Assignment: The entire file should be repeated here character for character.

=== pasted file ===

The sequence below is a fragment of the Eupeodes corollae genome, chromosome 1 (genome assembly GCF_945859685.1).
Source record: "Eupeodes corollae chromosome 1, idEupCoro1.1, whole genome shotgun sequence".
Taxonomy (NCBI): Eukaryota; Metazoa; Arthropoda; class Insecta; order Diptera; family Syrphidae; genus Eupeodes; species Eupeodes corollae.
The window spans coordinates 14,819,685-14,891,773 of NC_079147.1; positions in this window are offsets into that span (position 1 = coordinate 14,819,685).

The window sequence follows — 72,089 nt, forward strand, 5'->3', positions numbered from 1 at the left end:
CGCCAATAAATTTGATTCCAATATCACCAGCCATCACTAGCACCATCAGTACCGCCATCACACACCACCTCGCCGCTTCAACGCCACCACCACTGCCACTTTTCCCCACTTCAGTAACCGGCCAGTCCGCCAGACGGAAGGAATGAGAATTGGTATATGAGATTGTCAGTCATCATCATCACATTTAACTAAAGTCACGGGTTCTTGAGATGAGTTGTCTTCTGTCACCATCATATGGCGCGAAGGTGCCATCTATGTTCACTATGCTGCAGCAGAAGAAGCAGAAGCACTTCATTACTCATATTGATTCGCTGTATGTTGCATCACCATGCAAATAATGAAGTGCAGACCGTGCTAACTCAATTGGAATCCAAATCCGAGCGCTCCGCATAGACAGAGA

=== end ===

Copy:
The sequence below is a fragment of the Eupeodes corollae genome, chromosome 1 (genome assembly GCF_945859685.1).
Source record: "Eupeodes corollae chromosome 1, idEupCoro1.1, whole genome shotgun sequence".
Taxonomy (NCBI): Eukaryota; Metazoa; Arthropoda; class Insecta; order Diptera; family Syrphidae; genus Eupeodes; species Eupeodes corollae.
The window spans coordinates 14,819,685-14,891,773 of NC_079147.1; positions in this window are offsets into that span (position 1 = coordinate 14,819,685).

The window sequence follows — 72,089 nt, forward strand, 5'->3', positions numbered from 1 at the left end:
CGCCAATAAATTTGATTCCAATATCACCAGCCATCACTAGCACCATCAGTACCGCCATCACACACCACCTCGCCGCTTCAACGCCACCACCACTGCCACTTTTCCCCACTTCAGTAACCGGCCAGTCCGCCAGACGGAAGGAATGAGAATTGGTATATGAGATTGTCAGTCATCATCATCACATTTAACTAAAGTCACGGGTTCTTGAGATGAGTTGTCTTCTGTCACCATCATATGGCGCGAAGGTGCCATCTATGTTCACTATGCTGCAGCAGAAGAAGCAGAAGCACTTCATTACTCATATTGATTCGCTGTATGTTGCATCACCATGCAAATAATGAAGTGCAGACCGTGCTAACTCAATTGGAATCCAAATCCGAGCGCTCCGCATAGACAGAGA